Google's Photos Assistant is an amazing tool, most of the time. For starters, it's not too obtrusive, offering users a different take on their photos and videos when it thinks it has spotted a special event or image that is worth a little extra effort. But there's also a problem.
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Lens is Google's experimental, camera-powered search engine, but up until today, the service was buried inside Google's Assistant and the Google Photos app. Lens still isn't getting its own standalone app, but now Google is merging the feature into the default camera apps on a handful of Android devices, including the Pixel. With new prominence, Google is updating Lens with a handful of features that should land on your phone sometime "over the next few weeks".
Last month, Google rolled out its innovative Google Lens app to most Android phones. Here's how to get the most out of its visual-recognition abilities.
For years you've been saying you're going to scan all the photos you have in shoeboxes in the basement. Now's as good a time as any. There are a few smartphone apps that will help you with this so you don't need to pay someone or drag out a scanner to do it, but Photomyne and Google's recently released PhotoScan are the two top choices.
Android: In your default camera app, there's probably a shortcut to your phone's gallery app so you can quickly access the pictures you just took. If you'd rather use the awesome Google Photos app, there's an easy way to add a shortcut to your camera.
We've seen Raspberry Pi-powered photo booths before, but Make takes it a step further by adding in a touch screen and automatic uploading to Google Photos.
We already know that the Raspberry Pi makes a great photo frame, but DIYer Paul Stamatiou took it another step and integrated in Google Photos.
One of the best things about Google Photos is that it's easy to find a photo by searching, but today the service made it even easier to find that specific shot you're looking for. They have also added editing tools for Google's auto-generated movies that let you use your own music and add photos to them.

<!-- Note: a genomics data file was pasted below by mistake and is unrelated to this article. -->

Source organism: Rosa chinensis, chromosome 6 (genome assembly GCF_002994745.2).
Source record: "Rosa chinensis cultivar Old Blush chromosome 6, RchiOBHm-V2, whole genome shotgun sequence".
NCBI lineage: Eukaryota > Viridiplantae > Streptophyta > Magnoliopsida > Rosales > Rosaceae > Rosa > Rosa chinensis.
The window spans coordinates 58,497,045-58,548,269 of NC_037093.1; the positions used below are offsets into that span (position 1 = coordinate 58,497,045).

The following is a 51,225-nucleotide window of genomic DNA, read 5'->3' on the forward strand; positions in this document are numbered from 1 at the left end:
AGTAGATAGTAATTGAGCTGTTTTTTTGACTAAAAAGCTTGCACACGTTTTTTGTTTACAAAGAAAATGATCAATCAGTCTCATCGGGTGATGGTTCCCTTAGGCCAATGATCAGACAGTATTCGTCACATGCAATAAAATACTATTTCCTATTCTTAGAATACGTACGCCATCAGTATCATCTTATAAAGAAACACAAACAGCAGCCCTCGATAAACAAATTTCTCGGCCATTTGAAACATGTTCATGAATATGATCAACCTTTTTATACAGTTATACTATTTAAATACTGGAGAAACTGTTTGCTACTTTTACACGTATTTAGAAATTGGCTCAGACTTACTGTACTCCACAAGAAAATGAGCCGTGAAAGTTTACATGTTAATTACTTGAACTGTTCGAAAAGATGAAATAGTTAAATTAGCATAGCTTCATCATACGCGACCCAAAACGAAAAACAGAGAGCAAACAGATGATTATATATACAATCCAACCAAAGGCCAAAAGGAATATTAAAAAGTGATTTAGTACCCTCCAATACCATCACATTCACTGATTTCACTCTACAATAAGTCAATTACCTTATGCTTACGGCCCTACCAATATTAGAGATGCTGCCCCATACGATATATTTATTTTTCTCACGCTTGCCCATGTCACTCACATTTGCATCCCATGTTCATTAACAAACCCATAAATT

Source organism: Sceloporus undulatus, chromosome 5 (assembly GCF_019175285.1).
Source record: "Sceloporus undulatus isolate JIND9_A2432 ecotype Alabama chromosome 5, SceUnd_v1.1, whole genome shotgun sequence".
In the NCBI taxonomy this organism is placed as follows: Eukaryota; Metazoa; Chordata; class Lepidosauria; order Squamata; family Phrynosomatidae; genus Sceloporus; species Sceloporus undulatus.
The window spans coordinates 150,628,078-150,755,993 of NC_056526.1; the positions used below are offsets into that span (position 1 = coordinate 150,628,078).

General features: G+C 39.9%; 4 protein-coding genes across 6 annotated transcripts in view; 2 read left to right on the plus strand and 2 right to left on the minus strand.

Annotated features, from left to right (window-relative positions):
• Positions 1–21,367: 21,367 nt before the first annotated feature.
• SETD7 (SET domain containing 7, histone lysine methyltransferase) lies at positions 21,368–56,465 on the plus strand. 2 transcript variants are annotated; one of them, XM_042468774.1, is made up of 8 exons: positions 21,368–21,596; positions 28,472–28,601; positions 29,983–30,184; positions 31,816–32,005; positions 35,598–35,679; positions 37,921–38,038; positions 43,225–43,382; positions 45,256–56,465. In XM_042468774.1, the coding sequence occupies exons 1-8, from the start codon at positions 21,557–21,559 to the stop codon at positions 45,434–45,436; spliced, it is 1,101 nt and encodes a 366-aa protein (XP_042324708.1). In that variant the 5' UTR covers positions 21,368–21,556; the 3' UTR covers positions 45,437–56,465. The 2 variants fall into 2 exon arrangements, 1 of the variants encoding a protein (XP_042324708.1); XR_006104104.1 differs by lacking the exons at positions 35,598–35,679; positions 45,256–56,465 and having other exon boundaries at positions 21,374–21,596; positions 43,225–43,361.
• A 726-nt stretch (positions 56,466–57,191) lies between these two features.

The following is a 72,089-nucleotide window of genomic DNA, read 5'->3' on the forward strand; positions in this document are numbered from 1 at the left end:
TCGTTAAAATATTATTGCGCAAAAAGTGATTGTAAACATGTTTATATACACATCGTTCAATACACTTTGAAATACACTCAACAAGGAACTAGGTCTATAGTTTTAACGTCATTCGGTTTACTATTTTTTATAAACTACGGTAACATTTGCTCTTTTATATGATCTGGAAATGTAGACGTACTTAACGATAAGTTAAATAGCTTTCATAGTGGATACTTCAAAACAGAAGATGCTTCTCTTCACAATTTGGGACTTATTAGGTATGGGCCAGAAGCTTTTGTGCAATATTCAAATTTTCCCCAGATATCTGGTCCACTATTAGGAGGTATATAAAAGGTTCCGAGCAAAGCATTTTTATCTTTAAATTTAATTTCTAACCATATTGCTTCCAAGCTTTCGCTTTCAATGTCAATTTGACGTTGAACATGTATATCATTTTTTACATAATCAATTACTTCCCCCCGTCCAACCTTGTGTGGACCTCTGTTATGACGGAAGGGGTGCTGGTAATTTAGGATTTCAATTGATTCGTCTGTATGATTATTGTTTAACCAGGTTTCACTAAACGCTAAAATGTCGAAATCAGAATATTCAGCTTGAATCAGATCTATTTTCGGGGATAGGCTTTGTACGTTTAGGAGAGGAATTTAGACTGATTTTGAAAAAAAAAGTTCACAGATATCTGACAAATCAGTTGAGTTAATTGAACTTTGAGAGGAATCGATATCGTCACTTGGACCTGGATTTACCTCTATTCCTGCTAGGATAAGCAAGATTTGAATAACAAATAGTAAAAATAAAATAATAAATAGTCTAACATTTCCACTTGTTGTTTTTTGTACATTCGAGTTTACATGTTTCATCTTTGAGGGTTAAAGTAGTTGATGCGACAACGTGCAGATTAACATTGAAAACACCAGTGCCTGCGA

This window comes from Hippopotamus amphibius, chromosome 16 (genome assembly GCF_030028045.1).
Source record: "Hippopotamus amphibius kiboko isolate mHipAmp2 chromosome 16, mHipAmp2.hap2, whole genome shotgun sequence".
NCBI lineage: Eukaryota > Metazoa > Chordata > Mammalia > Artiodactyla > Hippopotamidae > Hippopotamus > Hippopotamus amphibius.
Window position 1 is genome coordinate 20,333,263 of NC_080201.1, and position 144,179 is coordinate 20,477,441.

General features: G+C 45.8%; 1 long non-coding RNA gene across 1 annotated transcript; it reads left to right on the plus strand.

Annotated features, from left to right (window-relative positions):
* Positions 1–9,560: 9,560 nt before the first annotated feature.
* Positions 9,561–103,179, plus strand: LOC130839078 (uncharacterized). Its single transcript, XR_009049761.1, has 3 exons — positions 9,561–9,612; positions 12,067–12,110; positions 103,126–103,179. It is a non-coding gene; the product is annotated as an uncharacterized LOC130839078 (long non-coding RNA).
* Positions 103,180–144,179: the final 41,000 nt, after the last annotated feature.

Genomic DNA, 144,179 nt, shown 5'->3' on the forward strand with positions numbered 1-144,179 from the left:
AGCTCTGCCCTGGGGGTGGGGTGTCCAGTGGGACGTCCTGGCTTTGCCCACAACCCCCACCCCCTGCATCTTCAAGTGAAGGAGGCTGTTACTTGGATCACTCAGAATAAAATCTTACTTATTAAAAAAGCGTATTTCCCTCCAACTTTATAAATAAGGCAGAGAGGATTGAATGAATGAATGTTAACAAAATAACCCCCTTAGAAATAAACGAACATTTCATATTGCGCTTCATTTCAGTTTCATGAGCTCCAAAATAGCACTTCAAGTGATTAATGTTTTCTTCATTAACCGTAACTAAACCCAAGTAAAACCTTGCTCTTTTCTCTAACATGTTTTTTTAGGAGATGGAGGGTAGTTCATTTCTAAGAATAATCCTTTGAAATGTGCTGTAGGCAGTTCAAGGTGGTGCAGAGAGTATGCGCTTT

Google Photos has a ton of awesome ways to edit your pictures. However, when you make a change, the app makes you save a copy to preserve the original. Now, Photos can make changes and preserve the original without clogging up your albums.
Google Photos is pretty killer for managing all your photos, but it sure would be nice if you could share entire albums, right? Now you can. Better yet, you can even choose to let other people submit their own pictures to a shared album.
Last month, both Google and Yahoo introduced big changes to their photo storage services, Google Photos and Flickr (4.0), respectively. Both offer identical, useful features: automatic photo backups, intelligent organisation, online editing tools and sharing capabilities. So which one should you use?
Google announced Google Photos last week, a new photo-hosting service that combines everything great about Google+ Photos with unlimited free storage for high-quality photos and HD videos. Whether you're trying it for the first time or logging in to see what's different, here's what's new and how to make the most of it.